Mr N complained that the Northumbria Police Authority (the Authority) had transferred his pension fund from the Police Pension Scheme (the Scheme) to a new pension scheme without having conducted adequate checks in relation to the receiving scheme and had failed to provide him with a sufficient warning, as required by TPR, against transferring. Mr N was concerned that his entire pension fund may have been lost or misappropriated.
Mr N wanted to access his pension before the Scheme’s normal retirement age and therefore he sought advice on the possibility of transferring to a pension provider which would let him access his pension at age 55. In August 2013, he obtained advice, via an unregulated introducer, from a firm of financial advisers. He subsequently transferred £112,077.66 in August 2014 to the London Quantum Retirement Benefit Scheme (London Quantum), which appeared to be a defined contribution occupational pension scheme.
The sponsoring company is now in liquidation and TPR appointed an independent trustee (the Trustee) in June 2015. The Trustee indicated that actions taken by the former trustee may have been in breach of trust, and members of London Quantum may have suffered a loss as a result.
In 2016, Mr N complained to us about the Authority. The Ombudsman decided to hold an oral hearing to assist him in determining whether Mr N would have transferred anyway, regardless of any further intervention by the Authority, or the provision of TPR’s action pack.
The Ombudsman noted that Mr N’s transfer request had been received by the Authority nine months after TPR’s pension liberation fraud guidance of February 2013 had been issued; and his transfer was completed in August 2014. He referred to a number of previous Ombudsman Determinations, in which it had been stated that February 2013 had marked a point of considerable change in the level of due diligence expected of trustees, managers and administrators when considering transfer requests. He commented that the overriding consideration for a scheme trustee or administrator must be to evaluate the transfer application carefully in order to comply with a valid statutory transfer right and to withhold legitimately an invalid transfer application. He concluded that the type of analysis contained in those previous Ombudsman Determinations and expected by TPR, and subsequently seen in practice in the industry, had not been present in the Authority’s actions in Mr N’s case.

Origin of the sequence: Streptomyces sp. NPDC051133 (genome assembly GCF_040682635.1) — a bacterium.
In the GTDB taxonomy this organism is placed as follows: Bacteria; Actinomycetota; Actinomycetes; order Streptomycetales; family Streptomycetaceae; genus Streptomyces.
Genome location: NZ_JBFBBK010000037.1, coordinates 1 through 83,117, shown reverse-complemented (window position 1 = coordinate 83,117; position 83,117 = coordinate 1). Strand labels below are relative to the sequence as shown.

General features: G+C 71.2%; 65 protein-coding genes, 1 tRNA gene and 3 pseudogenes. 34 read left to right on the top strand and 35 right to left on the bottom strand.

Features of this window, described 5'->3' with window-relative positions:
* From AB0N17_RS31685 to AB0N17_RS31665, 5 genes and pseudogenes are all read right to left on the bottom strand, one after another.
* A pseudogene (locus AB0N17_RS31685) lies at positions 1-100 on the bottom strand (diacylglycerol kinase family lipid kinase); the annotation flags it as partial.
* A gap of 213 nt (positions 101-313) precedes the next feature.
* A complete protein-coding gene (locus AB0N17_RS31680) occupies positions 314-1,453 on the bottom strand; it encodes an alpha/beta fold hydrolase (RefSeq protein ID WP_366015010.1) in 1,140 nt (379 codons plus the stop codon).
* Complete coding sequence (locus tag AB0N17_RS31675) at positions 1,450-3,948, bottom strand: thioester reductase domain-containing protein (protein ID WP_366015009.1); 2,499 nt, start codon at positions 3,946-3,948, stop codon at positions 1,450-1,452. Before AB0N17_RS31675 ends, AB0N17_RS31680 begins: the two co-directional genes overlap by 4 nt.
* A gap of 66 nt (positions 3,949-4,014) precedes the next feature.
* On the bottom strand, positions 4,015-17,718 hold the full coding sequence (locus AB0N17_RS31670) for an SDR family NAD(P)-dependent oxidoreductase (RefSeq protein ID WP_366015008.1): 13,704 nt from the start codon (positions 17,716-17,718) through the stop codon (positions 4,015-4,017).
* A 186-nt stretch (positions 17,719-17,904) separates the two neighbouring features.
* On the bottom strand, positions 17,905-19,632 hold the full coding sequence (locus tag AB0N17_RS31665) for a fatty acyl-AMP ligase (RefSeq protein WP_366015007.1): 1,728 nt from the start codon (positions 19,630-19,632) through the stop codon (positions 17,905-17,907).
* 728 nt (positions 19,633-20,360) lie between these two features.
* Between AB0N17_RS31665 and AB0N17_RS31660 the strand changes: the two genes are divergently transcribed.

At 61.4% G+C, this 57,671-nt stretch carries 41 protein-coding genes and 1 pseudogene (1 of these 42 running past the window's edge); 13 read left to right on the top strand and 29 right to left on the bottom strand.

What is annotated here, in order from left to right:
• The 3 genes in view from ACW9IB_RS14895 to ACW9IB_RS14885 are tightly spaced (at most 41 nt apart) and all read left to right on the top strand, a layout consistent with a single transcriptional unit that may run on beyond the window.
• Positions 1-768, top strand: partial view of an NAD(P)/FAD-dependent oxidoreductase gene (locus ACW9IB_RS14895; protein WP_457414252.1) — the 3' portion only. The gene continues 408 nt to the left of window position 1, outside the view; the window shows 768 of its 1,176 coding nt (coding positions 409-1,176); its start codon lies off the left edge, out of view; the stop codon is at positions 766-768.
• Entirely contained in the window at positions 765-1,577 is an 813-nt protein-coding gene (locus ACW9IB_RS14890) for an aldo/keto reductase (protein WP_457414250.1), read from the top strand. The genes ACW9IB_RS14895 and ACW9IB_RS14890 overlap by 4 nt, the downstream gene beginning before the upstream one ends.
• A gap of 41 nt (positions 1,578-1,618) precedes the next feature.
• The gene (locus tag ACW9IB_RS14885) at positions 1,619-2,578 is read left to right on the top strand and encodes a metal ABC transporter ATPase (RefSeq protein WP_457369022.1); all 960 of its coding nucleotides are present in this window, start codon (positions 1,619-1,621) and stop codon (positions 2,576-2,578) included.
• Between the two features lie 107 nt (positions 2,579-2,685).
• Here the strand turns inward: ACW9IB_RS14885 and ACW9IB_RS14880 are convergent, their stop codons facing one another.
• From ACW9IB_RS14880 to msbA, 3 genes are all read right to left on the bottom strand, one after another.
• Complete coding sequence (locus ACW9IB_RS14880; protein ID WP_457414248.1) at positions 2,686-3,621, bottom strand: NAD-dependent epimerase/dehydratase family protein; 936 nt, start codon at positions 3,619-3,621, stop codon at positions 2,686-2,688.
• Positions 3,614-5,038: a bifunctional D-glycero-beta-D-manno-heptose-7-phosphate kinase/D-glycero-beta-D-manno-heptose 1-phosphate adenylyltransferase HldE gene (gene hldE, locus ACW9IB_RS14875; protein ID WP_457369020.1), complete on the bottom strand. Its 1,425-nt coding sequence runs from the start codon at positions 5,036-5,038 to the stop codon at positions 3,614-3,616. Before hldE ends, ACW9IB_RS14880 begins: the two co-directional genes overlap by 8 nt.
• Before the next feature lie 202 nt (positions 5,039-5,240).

The Authority sought to rely on the statutory discharge of the Pension Schemes Act 1993 on the basis that they had done everything that was needed to carry out the transfer. However, the Ombudsman disagreed and found that the Authority had failed to undertake an appropriate review of the transfer application, taking into account the law and regulatory guidance and had not carried out reasonable checks of the receiving scheme. The Ombudsman was also satisfied that, on the balance of probabilities, had the Authority acted more diligently, Mr N would not have proceeded with the transfer and suffered the subsequent loss.
The Ombudsman upheld Mr N’s complaint and directed the Authority to reinstate Mr N’s accrued benefits in the Scheme; or if that was no longer possible, provide equivalent benefits, adjusting for any revaluation since the transfer. The Ombudsman also directed that the Authority would be entitled to recover from Mr N any amount of his pension fund that the Trustee was able to retrieve from London Quantum. The Authority was also directed to pay Mr N £1,000.
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